Now that we know why you are doing what you are doing, feel free to ask more questions.

χάρις σοί τε καὶ σοῖς.



Markos,

Eherman and his disciple for the Apocalypse Juan Hernandez are both pursuing an agenda which is not supported by the facts on the ground. Hernandez chose Codex Sinaiticus to demonstrate deliberate theological tampering with the Apocalypse. This would be like choosing Codex Bezae as a representative of scribal habits for the Gospels and Acts. Codex Sinaiticus in the Apocalypse is not a good manuscript.

Last two days I have been doing Chapter 13. The variation units in Chapter 13 are amazing, some of them have 12 different readings for one variation unit. The apparatus doesn't list all 12, but Metzger, Aune and others say there are 12. Translating them to demonstrate the difference is well neigh impossible since the difference is very minute and it simply doesn't show up an RSV/ESV like translation. I have posted here a few verses from Ch 13. The English renderings are not finished but the problem of showing a difference is illustrated by these examples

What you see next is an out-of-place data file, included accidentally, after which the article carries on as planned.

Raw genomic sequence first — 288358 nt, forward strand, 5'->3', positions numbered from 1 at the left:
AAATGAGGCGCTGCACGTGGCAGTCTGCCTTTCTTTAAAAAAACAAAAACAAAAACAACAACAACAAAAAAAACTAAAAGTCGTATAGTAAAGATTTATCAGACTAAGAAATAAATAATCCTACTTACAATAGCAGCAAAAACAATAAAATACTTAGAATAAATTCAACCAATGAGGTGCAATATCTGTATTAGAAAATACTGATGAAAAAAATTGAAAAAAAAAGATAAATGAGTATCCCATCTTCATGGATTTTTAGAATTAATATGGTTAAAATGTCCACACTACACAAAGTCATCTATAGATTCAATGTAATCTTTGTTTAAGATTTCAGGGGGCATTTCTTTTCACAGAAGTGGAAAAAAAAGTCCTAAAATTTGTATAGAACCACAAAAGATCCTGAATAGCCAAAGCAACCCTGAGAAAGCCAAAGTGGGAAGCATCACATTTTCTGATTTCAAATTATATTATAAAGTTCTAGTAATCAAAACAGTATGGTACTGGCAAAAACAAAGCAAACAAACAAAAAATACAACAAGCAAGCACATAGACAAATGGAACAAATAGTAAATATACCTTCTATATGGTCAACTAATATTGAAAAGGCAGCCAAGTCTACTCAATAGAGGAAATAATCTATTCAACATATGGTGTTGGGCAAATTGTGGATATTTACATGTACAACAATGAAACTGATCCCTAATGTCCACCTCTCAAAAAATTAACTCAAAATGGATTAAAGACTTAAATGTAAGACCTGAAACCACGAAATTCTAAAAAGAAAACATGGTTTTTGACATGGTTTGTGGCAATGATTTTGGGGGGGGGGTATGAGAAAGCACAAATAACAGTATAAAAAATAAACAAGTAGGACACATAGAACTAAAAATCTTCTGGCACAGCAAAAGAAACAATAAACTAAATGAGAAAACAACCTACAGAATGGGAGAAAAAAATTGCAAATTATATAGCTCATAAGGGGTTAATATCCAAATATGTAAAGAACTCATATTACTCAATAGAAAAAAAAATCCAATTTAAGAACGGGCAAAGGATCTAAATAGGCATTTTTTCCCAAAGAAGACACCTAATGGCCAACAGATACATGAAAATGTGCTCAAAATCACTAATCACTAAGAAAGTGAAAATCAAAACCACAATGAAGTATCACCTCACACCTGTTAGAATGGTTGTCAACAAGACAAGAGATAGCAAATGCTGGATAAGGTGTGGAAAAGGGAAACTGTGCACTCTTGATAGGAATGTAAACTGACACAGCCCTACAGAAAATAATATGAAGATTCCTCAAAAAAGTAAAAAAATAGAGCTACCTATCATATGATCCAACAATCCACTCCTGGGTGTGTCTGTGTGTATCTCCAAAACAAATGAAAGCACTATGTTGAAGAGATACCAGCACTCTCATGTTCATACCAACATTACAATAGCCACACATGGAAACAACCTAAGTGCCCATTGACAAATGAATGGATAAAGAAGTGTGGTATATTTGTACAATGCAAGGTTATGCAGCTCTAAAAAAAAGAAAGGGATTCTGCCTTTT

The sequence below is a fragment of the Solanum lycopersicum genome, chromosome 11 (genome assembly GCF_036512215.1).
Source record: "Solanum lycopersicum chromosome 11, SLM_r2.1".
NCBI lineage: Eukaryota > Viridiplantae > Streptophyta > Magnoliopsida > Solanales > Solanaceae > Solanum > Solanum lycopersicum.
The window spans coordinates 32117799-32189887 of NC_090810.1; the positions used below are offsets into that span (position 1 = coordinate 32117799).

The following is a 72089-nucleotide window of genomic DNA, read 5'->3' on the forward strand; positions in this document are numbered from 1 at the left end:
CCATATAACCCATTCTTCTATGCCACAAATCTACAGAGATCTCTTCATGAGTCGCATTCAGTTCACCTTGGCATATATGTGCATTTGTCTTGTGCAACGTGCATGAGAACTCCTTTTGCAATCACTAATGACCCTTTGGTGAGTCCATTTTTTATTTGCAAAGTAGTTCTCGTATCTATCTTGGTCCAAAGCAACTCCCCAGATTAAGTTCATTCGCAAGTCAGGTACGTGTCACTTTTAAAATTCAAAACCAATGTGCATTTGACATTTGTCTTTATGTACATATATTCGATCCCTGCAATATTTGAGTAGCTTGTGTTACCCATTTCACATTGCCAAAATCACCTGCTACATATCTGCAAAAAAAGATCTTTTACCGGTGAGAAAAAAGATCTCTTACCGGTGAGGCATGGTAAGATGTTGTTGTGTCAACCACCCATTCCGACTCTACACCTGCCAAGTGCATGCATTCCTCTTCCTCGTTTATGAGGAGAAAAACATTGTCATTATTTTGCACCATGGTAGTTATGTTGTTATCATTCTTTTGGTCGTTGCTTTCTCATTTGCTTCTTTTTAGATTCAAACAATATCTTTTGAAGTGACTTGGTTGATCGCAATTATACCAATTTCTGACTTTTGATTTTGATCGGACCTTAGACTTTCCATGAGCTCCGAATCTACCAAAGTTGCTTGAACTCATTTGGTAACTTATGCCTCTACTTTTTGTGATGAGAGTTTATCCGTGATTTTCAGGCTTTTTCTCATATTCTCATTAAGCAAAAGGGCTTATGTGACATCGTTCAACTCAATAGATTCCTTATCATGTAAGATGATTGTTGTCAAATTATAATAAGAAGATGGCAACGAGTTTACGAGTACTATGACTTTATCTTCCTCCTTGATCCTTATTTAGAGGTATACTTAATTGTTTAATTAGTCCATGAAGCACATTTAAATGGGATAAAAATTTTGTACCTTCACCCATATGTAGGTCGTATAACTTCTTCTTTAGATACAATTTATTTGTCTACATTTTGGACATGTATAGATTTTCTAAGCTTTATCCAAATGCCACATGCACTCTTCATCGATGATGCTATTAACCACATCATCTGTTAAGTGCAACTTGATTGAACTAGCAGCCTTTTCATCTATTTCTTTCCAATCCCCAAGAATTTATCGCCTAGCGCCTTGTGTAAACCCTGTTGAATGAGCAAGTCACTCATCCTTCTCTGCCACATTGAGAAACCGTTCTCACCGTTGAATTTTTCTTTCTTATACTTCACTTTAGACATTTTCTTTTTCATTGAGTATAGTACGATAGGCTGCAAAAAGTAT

English Standard Version (ESV)

Rev. 13:6 It opened its mouth to utter blasphemies against God, blaspheming his name and his dwelling, that is, those who dwell in heaven.
ESV: , that is, those who dwell in heaven {τοὺς ἐν τῷ οὐρανῷ σκηνοῦντας] (01*,) 02, 94, (1006,) 1841, (1854,) 2053comm, 2344, 2351, (syrph,) WH, 04, 1611, 2138, vgms, (Irenaeusarm,) 046c, 051c, 1828, 1859, 2329, Byz, syrh}